I had this exact same problem: and I believe I hit a close answer...

School computer plays a multitrack recording of a session.

Output from any multi channel interface (with a low volume output, to sort-of simulate a mic level signal).

TRS to XLR adaptation.

Into a MOTU B16

MOTU B16 is networked into a router, with the B16's IP address port forwarded.

Any student can then type the IP address into any web browser, and has control of the MOTU mixing software, which has all the same flow signal & vocabulary as a traditional mixer. Gain/Gate/EQ/Compression/Aux/Groups ect ect.

Then use the MOTUs onboard patch bay to loopback the MainMix to "To Computer 1&2" & use Cleanfeed (also accessable via a web browser") so the student can hear what they're doing.

Similar to the XR18 suggestions, though more accessible to your average students, who might have a variety of devices.

The above isn't a replacement for the in person experience... but it seems to work well in a pinch, to let students play around with the basics.
Old 18th November 2020
  #38
Gear Maniac
 
Software based mixing is asking for a trainwreck during a live show. That is why no one does that. Maybe you should teach your kids that.
Old 18th November 2020 | Show parent
  #39
Gear Head
While I wouldn't mix a show on a tablet or a computer, lots of schools aren't (or are minimizing) meeting in person due to COVID.

If you have a dozen students who don't know "gain" from EQ, you gotta start somewhere, and be a little bit creative in these strange times.
Old 18th November 2020 | Show parent
  #40
Gear Addict
 
🎧 5 years
Quote:
Originally Posted by Chip Dixon View Post
Software based mixing is asking for a trainwreck during a live show. That is why no one does that. Maybe you should teach your kids that.
Taken literally, your comment is absurd, as every digital mixer is software based mixing. Clearly, almost every pro gig these days uses "software based" digital mixing and, in the main, goes very well.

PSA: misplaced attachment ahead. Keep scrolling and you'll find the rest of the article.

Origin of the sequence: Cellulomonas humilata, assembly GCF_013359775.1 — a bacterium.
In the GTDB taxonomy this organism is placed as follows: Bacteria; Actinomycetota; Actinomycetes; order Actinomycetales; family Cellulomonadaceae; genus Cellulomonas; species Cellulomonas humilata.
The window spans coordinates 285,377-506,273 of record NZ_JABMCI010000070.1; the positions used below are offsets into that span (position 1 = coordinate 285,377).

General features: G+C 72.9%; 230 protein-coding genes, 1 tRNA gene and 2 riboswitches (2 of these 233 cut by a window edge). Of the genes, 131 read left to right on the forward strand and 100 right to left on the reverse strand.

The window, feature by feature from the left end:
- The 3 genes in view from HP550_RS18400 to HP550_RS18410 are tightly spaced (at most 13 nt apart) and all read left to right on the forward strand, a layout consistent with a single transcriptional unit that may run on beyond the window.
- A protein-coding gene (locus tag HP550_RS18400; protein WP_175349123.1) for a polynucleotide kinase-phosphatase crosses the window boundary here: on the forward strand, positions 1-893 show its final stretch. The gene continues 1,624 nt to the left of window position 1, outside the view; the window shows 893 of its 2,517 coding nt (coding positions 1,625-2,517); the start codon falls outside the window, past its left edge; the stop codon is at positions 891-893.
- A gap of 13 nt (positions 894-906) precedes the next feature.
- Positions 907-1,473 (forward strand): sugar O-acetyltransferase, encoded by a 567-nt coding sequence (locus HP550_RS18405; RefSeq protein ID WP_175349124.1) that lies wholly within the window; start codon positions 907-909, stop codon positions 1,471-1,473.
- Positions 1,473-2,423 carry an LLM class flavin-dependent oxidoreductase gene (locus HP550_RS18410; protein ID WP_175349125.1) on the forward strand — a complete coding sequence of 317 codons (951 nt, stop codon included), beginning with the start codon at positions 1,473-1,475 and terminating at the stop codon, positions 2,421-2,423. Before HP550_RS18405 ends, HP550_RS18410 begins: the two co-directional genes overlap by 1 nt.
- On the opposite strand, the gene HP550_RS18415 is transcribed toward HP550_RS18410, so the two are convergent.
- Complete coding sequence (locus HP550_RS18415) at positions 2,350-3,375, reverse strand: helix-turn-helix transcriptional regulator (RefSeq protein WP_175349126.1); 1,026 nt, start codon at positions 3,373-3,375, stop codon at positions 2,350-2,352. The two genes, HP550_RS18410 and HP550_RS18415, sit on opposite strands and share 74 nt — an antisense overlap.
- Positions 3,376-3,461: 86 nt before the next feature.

Assuming what you really mean is "mixing on glass" using a tablet or similar, there are many people, myself included, who've had many positive non-trainwreck gigs. Not least, it can be an absolute enabler when there are no clear cable runs to a suitable mix position. The biggest risk in this context is wireless mixing of course, but there are mitigations against that which can be taken.

Then again, I do remember you telling us a few weeks ago that all digital technology was inherantly unreliable and error prone...
Old 19th November 2020 | Show parent
  #41
Lives for gear
 
🎧 15 years
Quote:
Originally Posted by Chip Dixon View Post
Software based mixing is asking for a trainwreck during a live show. That is why no one does that. Maybe you should teach your kids that.
The link I posted is a digital simulation of an audient analog console that is meant to be used for teaching purposes, which is the original question in the thread. It’s not meant for mixing a live show.

With that being said, many shows are mixed on digital now with no more problems than analog had, the possible problems are just different. And as was mentioned, every digital board is software based mixing now. If you mean without physical fader control, I agree that physical faders are really helpful, but I’ve also mixed many a gig with just a tablet as my interface. I prefer to at least have my x-touch with me but sometimes It’s not possible and the gig has still gone well.